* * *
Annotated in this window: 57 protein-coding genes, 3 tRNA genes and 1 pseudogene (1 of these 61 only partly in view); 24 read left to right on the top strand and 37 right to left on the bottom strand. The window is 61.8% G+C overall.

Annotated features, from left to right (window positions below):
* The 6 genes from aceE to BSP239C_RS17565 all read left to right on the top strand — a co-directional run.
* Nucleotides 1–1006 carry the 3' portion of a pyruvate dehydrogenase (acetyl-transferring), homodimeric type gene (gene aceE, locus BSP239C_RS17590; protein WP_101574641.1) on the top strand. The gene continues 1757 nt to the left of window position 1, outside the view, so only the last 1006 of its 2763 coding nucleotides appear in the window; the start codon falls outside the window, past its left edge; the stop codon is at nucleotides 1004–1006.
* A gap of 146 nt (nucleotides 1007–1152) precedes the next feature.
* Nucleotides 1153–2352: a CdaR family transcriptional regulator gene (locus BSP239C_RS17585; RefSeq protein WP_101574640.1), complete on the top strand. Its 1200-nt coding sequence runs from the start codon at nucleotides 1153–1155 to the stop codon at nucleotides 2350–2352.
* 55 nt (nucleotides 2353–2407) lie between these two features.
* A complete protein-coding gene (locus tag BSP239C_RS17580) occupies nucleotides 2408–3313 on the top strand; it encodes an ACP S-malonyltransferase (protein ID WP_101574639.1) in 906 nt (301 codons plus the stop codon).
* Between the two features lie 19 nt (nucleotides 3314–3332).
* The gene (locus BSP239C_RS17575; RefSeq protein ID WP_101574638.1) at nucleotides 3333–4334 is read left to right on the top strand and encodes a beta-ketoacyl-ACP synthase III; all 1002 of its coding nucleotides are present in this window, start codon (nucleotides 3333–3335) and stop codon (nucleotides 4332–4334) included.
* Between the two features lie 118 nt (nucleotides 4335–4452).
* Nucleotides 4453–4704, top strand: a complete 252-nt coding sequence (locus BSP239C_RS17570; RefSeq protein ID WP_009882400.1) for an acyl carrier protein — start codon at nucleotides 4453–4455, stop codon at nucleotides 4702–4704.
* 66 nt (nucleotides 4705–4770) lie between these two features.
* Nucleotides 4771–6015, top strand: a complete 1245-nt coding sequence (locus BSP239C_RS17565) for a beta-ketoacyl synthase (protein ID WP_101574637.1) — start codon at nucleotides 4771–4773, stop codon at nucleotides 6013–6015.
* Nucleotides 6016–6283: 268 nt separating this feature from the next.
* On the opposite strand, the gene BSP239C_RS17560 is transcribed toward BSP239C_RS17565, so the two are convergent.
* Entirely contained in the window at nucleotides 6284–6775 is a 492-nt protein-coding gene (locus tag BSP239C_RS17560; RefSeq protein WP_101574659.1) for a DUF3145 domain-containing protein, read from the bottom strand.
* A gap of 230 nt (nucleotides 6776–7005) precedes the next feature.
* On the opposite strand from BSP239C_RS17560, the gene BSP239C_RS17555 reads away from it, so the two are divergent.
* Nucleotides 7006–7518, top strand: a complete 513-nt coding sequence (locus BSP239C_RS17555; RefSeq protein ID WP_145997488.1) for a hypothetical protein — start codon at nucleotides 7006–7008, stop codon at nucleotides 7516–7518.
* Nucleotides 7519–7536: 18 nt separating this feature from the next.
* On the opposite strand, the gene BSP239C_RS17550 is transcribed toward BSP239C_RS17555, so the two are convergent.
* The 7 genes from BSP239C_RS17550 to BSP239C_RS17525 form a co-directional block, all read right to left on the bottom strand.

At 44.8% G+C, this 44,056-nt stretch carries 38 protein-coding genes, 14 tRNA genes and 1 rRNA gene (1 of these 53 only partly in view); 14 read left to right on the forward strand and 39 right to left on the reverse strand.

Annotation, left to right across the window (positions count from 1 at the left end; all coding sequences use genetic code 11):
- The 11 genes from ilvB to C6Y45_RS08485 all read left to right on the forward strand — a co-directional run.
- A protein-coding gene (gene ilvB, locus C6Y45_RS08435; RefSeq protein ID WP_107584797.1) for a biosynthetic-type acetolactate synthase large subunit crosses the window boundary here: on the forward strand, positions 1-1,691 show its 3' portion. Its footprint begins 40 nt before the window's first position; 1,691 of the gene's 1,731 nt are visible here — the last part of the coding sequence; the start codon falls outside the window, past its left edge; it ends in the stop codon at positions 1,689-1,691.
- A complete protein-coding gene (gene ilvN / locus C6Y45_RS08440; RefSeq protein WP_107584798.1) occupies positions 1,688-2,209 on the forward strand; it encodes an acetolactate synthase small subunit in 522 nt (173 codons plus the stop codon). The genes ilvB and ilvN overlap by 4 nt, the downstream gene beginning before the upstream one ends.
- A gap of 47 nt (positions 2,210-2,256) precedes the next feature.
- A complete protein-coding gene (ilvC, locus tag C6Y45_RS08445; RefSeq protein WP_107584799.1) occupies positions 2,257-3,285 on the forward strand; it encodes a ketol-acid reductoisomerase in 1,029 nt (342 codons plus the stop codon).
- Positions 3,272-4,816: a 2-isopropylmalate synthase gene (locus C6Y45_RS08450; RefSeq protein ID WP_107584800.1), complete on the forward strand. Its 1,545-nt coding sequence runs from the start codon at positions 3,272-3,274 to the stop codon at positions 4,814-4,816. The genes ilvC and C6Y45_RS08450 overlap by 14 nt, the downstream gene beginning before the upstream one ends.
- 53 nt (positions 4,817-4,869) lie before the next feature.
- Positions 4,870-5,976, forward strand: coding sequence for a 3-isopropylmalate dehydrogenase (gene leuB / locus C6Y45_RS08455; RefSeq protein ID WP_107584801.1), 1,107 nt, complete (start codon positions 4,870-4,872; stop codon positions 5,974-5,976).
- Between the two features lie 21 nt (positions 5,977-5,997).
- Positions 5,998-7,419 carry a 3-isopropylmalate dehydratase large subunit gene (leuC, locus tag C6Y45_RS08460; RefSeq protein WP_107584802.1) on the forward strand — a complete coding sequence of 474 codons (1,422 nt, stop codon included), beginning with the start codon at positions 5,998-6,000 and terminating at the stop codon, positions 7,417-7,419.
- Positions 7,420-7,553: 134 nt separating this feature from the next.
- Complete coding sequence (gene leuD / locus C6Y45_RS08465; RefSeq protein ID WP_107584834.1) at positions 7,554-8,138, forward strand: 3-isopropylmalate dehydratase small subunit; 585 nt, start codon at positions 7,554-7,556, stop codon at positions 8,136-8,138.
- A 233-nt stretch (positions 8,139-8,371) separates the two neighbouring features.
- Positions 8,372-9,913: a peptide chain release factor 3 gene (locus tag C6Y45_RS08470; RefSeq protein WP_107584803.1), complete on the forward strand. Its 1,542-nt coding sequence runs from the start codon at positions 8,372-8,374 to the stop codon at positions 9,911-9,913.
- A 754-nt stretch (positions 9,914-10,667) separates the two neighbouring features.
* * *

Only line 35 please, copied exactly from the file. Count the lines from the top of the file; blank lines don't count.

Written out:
- Positions 5,998-7,419 carry a 3-isopropylmalate dehydratase large subunit gene (leuC, locus tag C6Y45_RS08460; RefSeq protein WP_107584802.1) on the forward strand — a complete coding sequence of 474 codons (1,422 nt, stop codon included), beginning with the start codon at positions 5,998-6,000 and terminating at the stop codon, positions 7,417-7,419.